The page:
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The Walking Dead: Zombie Hunter TV Game review

Say "Hello" to my Boom stick!
Few shows can resurrect a long dead genre like "The Walking Dead" has done with Zombies.  The show based on Robert Kirkman's graphic novel of the same name is easily one of the most popular shows on cable TV.  As we all know, with popularity comes all types of merchandising.  This review is based on the game sold under the "TV Games" brand.

Your weapon and console all-in-one.

The first thing that you will notice when you open the box is the rather large plastic shotgun.  This twelve gauge pump shotgun is both your controller and console.  That's right, the game itself is built into the controller and plugs into your TV directly through the old fashioned composite yellow and white cables.  Sadly, there is no red audio cable so this game is most likely playing in Mono sound.  Forget about enjoying an HD resolution since this type of connection will get 480i resolution at best.  To it's credit, the game is a 16 x 9 wide screen resolution but it does not quite fill the screen.

In addition to the shotgun, the game also needs a sensor bar (included in the box) to operate.  Similar to the Wii console, this bar must be placed either over or under the center of your TV to get the most accurate reading for the console.  The sensor bar is wireless but does require three "AAA" batteries which must be inserted or removed with a screwdriver due to the battery door requiring it.  This applies to the Shotgun console as well, which also needs four "AA" batteries to operate.

The game doesn't quite fit an HDTV screen.

Your main menu screen.

When you power on the system, you will be greeted with some calibration screens to set up your shotgun.  This happens EVERY time that you turn the game on and does not auto save.  Once you are done with the game calibration then you are presented with the home screen and five options.

  1. Story Mode
  2. Horde Mode
  3. Free Play Mode
  4. Options
  5. Scores
Story mode lets you progress through the game story, Horde is a free for all, and Free play lets you choose from any level that you've completed with Options and scores being self explanatory.  The game itself is reminiscent of late nineties flash games with mostly static backgrounds and pixelated zombies that zoom in closer to you with two or three frame animations at best.  If you have played Doom on the N64 then you will get the idea although that game probably looked as good if not better.  There are 4 types of Zombies that I have encountered which are a suited zombie, a white shirt zombie, a fat guy zombie, and a lady zombie.  These enemies will be sprinkled throughout the game and after defeating a few of them, you will be greeted by a black loading screen or a story screen depending on what part of a level you are on.

Zombie blasting and loading between levels.
The shotgun itself is remarkably accurate for what it is.  I would say on par with most Wii shooting games.  It's very light and easy to aim and getting head shots on the walkers is not difficult for those with good aim.  It's made from hollow plastic halves that are screwed together similar to many "Nerf" toys and could probably survive a good drop or two. The cable that attached to your TV is about 10ft which is perfect since the bigger your TV is, the further away you must get for the sensors to work correctly.  In my case, I needed to stand about 8 feet away for my target box to display on screen.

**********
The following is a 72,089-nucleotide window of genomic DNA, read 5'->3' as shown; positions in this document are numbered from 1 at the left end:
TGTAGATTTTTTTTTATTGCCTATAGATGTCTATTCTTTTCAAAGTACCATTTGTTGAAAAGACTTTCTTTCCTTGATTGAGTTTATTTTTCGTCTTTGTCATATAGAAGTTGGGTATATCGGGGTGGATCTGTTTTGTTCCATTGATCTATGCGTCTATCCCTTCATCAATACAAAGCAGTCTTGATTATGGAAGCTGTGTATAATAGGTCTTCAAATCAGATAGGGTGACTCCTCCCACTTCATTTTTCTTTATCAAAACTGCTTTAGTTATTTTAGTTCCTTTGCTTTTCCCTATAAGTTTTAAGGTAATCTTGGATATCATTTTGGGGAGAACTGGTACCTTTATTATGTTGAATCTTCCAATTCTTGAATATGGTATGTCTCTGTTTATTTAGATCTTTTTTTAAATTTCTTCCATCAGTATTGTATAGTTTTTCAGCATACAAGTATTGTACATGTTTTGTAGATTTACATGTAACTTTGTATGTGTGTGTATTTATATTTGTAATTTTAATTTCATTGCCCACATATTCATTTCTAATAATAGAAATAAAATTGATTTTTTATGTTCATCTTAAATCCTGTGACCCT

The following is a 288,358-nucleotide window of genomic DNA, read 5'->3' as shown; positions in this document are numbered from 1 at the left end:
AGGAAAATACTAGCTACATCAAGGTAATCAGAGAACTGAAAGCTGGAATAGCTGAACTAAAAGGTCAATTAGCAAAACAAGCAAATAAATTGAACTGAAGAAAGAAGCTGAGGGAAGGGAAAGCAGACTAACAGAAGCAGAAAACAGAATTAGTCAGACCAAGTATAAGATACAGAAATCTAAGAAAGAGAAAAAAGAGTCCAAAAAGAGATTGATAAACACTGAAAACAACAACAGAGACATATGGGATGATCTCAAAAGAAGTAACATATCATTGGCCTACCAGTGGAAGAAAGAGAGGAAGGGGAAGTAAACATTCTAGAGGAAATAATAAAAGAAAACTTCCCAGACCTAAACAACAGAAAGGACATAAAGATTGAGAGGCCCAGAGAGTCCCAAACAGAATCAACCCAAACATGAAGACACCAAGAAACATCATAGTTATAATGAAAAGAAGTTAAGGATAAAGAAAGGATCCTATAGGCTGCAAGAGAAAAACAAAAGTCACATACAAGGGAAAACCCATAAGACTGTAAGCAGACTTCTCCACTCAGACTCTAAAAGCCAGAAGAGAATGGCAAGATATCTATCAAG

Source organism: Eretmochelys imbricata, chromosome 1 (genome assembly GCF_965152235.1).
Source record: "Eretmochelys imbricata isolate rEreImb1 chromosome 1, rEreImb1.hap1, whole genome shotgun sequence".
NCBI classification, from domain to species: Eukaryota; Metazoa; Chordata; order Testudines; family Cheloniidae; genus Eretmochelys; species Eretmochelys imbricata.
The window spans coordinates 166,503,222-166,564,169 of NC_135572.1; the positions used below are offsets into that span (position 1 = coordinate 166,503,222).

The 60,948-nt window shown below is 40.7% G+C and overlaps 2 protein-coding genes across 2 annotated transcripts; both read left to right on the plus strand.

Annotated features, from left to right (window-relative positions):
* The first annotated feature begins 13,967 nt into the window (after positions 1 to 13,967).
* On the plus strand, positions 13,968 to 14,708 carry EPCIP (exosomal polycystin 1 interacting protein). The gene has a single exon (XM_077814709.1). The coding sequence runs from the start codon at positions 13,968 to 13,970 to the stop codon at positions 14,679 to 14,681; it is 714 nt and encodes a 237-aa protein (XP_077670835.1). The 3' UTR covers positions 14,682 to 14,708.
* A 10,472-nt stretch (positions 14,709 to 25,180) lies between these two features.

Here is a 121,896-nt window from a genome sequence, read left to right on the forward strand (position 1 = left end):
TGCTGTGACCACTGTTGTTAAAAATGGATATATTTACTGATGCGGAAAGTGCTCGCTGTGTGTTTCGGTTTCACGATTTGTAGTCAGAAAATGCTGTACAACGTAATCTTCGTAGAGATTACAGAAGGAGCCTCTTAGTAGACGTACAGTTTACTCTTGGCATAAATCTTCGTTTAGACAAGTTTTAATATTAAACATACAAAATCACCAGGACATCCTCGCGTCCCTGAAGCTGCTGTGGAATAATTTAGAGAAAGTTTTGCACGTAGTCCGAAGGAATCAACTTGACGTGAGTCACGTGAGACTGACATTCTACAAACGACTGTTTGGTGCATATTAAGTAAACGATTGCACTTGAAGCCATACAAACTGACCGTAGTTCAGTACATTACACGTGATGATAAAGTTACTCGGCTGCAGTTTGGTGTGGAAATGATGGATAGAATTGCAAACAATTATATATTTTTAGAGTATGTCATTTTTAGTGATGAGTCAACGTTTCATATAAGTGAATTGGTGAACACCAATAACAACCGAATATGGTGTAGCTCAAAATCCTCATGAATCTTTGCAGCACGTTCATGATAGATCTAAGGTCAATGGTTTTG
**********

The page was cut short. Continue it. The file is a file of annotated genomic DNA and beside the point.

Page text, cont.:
Story mode has Bruce Campbell, err, you running through the game starting at a dark camp site in a random forest at night, to the city of Atlanta from the show and comics, and on.  You do meet "Glenn" who helps you along the way and that's about it for official characters.  Occasionally, your character utters phrases like "come and get me" while you kill walkers and lurkers and the music that plays is a loop of the theme song from the opening credits of the TV show. The challenge comes from multiple zombies (no more than 3 at a time) coming at you at varying speeds and angles.  Some take more than one head shot to kill.  There are also random civilians that pop up that you must spare or get penalized for.  The game provides a few power ups to your rifle in the form of different types of guns, ammo refills, and medical kits to restore your life.  You have three red crosses as life bars meaning that if you get hit three times or shoot enough civilians then it's game over.  Continues are unlimited and the game does save progress for one person at a time.  Even if your game is saved, the next time that you boot up, the game screen will still need to be calibrated as mentioned before.  When you start over from a save file, you will begin the game from the start of the last level that you died in.

Fat zombie is hungry, very hungry...

Overall, for a $39 game console, it's not bad. If you are the type that enjoys arcade style shooters like House of the Dead, Virtua Cop, Time Crisis, or even Duck Hunt, then this game might be be enjoyable to you.  While the graphics, sound, and game play complexity are nowhere near top notch, there is something to say about spending a couple of minutes mindlessly blasting things.  Like Guitar Hero or Rock Band this game is best played in a casual setting with a few people around taking turns.  Especially for the price. 


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